Ten thousand years ago, farmers set this legume up for a fall.
A Turkish strike against a key U.S. ally in the fight against ISIS has thrown U.S. plans to stabilize northern Syria into doubt.
The Iraqi government is seeking to regain authority of the region's borders and absorb its security forces into the Iraqi military.
Maj Gen Aziz Weysi Bani writes that the Trump administration has abandoned its Kurdish allies to the benefit of Iran and the forces of savagery.
The controversial history of the Barzani family has taken a series of major blows lately, and its Kurdish rivals blame the current leader for recent chaos.
Following the Kurds' shock loss of Kirkuk, Yazidi fighters with Iranian-backed militias have captured the town of Sinjar.
The Iraqi prime minister rejected the Kurdish vote for independence and parliament has given him military power to oppose it.
Turkey and Iran, traditional foes, have established common ground in Iraq, Syria and Qatar as regional alliances shift.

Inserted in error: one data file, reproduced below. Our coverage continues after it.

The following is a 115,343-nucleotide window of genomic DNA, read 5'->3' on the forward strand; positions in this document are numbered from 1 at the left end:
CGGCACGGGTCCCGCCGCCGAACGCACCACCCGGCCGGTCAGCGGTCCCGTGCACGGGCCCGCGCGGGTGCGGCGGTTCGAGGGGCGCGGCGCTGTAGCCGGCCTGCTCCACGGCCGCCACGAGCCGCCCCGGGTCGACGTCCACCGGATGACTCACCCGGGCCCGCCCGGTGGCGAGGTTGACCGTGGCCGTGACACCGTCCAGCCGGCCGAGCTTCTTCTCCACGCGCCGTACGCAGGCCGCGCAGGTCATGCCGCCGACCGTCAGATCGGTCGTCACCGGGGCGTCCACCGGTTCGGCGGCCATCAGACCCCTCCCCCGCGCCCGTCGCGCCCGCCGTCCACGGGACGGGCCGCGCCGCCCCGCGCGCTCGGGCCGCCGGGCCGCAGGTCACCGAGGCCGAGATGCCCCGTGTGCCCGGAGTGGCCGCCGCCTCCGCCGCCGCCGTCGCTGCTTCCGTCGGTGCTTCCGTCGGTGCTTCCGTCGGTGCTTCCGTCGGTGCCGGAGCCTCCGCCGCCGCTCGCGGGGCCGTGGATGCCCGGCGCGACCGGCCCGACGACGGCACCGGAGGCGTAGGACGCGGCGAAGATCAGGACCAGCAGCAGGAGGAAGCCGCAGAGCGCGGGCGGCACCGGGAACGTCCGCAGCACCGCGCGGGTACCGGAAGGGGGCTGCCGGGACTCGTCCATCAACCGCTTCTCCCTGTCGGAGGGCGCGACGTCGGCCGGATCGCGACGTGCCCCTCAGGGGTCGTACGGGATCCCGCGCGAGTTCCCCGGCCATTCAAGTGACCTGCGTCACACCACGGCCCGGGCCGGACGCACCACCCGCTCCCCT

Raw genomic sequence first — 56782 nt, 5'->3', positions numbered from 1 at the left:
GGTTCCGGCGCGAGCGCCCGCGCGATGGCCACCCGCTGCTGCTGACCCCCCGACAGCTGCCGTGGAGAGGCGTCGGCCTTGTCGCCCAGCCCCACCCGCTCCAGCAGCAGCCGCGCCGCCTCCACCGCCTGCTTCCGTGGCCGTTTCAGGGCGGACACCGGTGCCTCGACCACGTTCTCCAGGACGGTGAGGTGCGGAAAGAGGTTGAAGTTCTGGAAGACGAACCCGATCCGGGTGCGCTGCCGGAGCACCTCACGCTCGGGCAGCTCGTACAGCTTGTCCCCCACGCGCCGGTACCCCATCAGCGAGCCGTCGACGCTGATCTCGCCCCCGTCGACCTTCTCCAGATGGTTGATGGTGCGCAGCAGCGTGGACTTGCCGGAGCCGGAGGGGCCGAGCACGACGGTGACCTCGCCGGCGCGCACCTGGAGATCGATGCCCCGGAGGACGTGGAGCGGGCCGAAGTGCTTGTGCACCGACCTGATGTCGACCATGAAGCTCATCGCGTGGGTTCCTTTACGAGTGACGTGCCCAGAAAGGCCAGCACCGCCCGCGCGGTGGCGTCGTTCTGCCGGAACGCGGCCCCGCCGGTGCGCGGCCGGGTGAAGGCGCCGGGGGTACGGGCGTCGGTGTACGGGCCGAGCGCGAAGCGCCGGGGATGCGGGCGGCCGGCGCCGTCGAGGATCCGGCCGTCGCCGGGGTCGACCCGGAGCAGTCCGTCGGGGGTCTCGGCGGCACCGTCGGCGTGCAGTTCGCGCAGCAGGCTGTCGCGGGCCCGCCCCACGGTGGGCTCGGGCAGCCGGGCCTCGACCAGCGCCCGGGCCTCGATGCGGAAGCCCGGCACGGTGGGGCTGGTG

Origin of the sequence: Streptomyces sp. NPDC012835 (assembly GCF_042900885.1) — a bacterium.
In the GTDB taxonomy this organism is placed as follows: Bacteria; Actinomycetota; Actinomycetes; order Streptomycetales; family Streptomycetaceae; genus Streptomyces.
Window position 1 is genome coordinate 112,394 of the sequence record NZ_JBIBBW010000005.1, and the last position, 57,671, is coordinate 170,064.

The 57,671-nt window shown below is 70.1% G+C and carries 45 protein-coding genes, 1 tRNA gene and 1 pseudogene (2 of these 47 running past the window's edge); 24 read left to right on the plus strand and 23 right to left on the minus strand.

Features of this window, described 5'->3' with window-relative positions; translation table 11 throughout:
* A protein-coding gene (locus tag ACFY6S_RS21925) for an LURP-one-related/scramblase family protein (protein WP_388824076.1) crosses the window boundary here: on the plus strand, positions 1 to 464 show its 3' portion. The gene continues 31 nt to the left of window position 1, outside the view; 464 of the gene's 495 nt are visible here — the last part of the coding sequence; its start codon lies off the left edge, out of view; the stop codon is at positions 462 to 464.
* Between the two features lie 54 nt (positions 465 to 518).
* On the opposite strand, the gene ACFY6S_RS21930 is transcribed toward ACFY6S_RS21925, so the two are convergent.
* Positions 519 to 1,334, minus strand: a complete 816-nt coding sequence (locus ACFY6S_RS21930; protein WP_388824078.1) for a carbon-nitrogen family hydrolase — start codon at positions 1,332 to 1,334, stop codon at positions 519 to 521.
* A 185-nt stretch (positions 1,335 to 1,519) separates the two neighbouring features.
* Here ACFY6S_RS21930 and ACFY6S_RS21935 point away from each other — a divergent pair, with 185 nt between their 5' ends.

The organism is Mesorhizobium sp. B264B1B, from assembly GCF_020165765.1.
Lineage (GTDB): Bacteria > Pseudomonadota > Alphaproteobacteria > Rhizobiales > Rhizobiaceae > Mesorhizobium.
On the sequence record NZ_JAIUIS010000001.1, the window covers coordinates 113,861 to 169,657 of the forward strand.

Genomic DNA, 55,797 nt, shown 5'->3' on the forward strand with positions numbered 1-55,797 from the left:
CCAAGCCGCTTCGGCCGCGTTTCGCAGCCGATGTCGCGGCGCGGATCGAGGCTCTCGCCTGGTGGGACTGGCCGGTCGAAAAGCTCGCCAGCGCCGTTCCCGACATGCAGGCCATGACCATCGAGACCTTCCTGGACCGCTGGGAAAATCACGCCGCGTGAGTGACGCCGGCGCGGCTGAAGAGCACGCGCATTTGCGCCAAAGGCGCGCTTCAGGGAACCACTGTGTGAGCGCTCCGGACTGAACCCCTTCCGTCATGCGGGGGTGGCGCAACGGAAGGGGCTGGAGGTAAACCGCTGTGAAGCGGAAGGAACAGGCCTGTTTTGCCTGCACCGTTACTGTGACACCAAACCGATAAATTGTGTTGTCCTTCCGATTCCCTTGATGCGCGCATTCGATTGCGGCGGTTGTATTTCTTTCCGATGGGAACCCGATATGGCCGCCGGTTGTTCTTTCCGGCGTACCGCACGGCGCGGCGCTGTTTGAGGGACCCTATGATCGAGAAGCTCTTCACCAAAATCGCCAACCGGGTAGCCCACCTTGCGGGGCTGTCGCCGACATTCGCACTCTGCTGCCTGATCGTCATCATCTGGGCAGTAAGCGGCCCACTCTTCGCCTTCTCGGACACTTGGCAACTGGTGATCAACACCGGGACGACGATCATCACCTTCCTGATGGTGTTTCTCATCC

Citing the "Israeli-Kurd" magazine, pro-government Turkish media spread reports that Iraqi Kurds made a deal with Israel to bring 200,000 Jewish Kurds to Iraq.
Kurdish officials say the political ramifications of suspending the landmark vote are too big to reverse course.
As it recovers from an attempted coup, Turkey has an opportunity to move in a new direction.
Seventy Kurdish hostages were reportedly freed during the mission.
Old rivalries are threatening to undermine the effectiveness of the peshmerga forces, who are fighting ISIS.
Baghdad and Washington are focused on retaking the Islamic State stronghold, while the peshmerga fight for the future of Kurdistan.
Iraqi fears of Kurdish independence heightened by US deployment of military assets to Erbil.
The proceeds of the gig will go to the families of Peshmerga fighters battling Islamic State.